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Kazutoshi Mizuno, chief operating officer of Haitec Japan Co., a unit of Yulon Motor Co., poses for a photograph with models of cars developed by Haitec in Atsugi, Kanagawa Prefecture, Japan, on Monday, March 16, 2015.

Akio Kon/Bloomberg

The man who helped Nissan Motor Co. create hit cars including the supercar nicknamed "Godzilla" by its fans unveiled his first model since leaving the Japanese automaker.

Kazutoshi Mizuno, 63, chief engineer and program director behind the Nissan GT-R, joined Taiwan's Yulon Group last year after being promised a free hand to create cars that can compete with Germany's premium brands. The facelift of the U6 sport utility vehicle under Yulon's Luxgen brand was unveiled this week, the first model to be rolled out under Mizuno's supervision.

"I'm not a gambler," Mizuno said in an interview in Atsugi, near Tokyo last month. "I won't start a fight unless I'm 100 percent sure I'm going to win."

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At Nissan, Chief Executive Officer Carlos Ghosn had handpicked Mizuno to lead the revival of the Skyline GT-R series. He repaid the trust with a coupe that matched the Ferrari 458 Italia and Porsche 911 Turbo in power at half the price. The GT-R secured its place in popular culture with starring roles in the movie "2 Fast 2 Furious" and Sony Playstation's "Gran Turismo" video game.

Yulon Group, founded in 1951 by Ching-ling Yen, a Chinese industrialist who moved to Taiwan from the mainland three years earlier, will be looking for the same magic touch from Mizuno.

The automaker started making Nissan cars under license more than five decades ago and created the Luxgen brand in 2009. It now offers five models and sold about 69,000 Luxgen vehicles last year, most of them in China.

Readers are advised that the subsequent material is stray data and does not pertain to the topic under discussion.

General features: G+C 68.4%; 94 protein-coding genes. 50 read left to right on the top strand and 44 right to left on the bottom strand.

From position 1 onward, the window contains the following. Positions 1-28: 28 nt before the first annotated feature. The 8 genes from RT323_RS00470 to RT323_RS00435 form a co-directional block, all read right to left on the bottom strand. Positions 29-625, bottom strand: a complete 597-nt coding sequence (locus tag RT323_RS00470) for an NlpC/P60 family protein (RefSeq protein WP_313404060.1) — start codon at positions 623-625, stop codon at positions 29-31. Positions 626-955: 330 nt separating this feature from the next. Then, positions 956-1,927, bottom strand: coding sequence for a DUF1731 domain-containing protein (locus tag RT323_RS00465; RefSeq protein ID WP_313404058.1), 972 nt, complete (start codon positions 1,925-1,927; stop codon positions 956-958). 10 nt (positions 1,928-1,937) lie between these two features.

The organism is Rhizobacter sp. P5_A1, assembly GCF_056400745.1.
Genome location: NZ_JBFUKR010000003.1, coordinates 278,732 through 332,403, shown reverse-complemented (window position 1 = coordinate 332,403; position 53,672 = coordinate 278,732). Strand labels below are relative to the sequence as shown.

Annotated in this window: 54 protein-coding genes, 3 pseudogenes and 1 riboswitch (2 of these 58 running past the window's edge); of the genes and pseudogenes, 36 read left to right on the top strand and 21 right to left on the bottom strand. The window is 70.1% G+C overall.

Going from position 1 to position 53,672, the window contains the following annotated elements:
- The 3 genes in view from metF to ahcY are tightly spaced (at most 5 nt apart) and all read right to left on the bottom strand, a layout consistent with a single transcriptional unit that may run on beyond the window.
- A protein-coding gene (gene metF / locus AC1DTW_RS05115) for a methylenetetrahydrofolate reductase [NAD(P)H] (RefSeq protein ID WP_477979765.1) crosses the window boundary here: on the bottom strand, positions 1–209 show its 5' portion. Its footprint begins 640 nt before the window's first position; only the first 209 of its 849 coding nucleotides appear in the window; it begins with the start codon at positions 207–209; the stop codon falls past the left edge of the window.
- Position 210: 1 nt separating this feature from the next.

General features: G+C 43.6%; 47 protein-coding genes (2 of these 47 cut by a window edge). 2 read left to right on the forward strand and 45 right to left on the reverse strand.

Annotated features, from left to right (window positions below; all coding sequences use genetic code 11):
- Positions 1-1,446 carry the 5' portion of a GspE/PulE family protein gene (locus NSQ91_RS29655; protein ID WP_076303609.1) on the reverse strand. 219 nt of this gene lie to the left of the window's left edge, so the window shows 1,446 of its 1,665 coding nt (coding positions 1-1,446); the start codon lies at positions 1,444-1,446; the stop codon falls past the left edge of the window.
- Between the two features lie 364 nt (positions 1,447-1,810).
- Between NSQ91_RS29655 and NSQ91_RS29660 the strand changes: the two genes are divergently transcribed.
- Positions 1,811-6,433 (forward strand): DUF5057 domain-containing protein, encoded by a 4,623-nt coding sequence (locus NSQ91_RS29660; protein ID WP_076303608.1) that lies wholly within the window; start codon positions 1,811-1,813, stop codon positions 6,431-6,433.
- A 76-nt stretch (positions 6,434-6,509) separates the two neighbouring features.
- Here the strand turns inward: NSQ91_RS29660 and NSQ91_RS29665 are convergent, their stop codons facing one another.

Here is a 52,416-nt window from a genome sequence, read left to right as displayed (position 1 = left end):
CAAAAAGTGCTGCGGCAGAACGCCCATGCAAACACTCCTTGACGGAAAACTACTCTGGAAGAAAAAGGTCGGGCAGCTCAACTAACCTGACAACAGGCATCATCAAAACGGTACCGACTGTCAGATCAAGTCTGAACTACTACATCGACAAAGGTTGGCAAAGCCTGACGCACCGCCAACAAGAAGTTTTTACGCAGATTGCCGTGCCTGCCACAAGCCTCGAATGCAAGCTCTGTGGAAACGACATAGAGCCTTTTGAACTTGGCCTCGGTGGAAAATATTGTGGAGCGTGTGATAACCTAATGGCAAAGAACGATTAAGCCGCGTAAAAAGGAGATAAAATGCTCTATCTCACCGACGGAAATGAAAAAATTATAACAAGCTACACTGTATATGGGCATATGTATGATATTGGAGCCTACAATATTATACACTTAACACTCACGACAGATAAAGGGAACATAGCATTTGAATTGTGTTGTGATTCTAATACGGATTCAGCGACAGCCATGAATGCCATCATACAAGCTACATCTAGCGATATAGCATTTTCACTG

"He will bring the much-needed expertise to take Yulon to the next level," said Takeshi Miyao, an auto analyst at researcher Carnorama in Tokyo. "Even so, there aren't many cases where an individual star designer revolutionized the whole company."

Taiwanese Luxury

Mizuno plans to develop new cars for Luxgen featuring 1.5 to 2-liter turbo-charged engines and offer them at about 3 million yen ($25,000 US), lower than competing German brands, he said. The cars will debut in three years, he said, declining to give more details.

Yulon Motor Co. on Wednesday unveiled two variants of its SUV U6 Turbo Eco Hyper. The models' engine power has been boosted by as much as 13 per cent and fuel efficiency has improved by about 12 per cent, according to an e-mailed statement.

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Shares of Yulon Motor fell 0.7 per cent to NT$41.45 at the close in Taipei, while the benchmark Taiwan Stock Exchange Weighted Index declined 0.7 per cent.

Others have tried to take on Bayerische Motoren Werke AG, Daimler AG and Volkswagen AG's Audi.

In China, Qoros Automotive Co. appointed a former General Motors Co. executive to run the company after struggling to boost its sales. The Shanghai-based automaker's cars were created under Gert Hildebrand, a former BMW designer who oversaw Mini's resurgence.

Insulting Colleague

Mizuno joined Nissan's R&D department in 1972 when he was 20 after completing vocational high school. After three years, he was sent to work at a Nissan dealership because, Mizuno said, he insulted a senior colleague. An encounter with a handicapped customer, who depended on his car to get around, taught him to put the needs of a user first, Mizuno said.

"I realized we make cars for our customers not for our bosses," said Mizuno, who never listens to music while he drives so that he can hear the engine noise.

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He went on to help develop cars including the Primera sedan and Z33 Fairlady Z sportscar before Ghosn handpicked him in 2003 for the GT-R project.

Mizuno said he expects to repeat his success at Yulon by combining Japan's advanced technology with Taiwan's qualified workforce and cheaper labor costs.

"Japanese automakers have lost their way after the bursting of the asset bubble in the 1990s, pursuing only discounts and value for money," he said. "I want to challenge the European premium brands in the most competitive segments."

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